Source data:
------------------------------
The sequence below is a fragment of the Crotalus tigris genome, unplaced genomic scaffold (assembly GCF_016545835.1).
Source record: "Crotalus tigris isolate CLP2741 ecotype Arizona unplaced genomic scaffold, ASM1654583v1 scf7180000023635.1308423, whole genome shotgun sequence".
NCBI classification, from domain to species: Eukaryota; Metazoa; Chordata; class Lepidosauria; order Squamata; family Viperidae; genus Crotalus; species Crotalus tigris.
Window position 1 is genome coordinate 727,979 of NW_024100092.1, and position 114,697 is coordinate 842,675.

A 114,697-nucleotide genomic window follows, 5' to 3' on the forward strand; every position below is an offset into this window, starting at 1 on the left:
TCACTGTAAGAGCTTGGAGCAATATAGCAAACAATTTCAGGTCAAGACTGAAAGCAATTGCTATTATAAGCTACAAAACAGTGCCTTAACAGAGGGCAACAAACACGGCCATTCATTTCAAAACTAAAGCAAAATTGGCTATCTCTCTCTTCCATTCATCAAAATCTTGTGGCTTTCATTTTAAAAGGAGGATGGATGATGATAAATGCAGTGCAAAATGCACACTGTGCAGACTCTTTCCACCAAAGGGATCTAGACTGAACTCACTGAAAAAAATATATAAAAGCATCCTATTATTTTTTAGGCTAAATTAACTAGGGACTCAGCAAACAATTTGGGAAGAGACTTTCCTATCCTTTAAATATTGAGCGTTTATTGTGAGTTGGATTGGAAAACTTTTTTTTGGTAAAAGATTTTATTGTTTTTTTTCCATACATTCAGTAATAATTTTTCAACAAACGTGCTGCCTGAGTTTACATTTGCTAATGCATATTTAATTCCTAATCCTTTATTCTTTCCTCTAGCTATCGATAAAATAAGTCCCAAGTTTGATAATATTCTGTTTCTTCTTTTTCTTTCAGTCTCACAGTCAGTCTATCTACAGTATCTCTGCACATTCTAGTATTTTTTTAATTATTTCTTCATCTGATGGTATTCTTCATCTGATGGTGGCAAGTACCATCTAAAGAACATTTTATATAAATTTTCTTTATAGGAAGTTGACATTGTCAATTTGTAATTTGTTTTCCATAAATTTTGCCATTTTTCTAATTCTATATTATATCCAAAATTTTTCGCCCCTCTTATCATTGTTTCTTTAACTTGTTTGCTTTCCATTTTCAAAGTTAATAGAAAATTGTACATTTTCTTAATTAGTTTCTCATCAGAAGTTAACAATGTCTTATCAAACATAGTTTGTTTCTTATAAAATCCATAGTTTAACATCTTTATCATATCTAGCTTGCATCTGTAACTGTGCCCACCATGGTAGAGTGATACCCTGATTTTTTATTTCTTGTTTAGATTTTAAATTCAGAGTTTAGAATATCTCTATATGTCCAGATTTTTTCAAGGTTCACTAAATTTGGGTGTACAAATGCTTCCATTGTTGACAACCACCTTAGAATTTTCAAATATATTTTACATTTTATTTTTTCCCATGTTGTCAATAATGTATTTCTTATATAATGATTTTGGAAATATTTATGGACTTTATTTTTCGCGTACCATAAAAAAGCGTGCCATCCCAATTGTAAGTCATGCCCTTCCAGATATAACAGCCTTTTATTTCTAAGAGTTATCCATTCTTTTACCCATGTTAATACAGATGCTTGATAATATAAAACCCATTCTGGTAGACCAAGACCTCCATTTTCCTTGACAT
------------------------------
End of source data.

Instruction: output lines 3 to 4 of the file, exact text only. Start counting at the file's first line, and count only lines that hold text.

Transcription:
NCBI classification, from domain to species: Eukaryota; Metazoa; Chordata; class Lepidosauria; order Squamata; family Viperidae; genus Crotalus; species Crotalus tigris.
Window position 1 is genome coordinate 727,979 of NW_024100092.1, and position 114,697 is coordinate 842,675.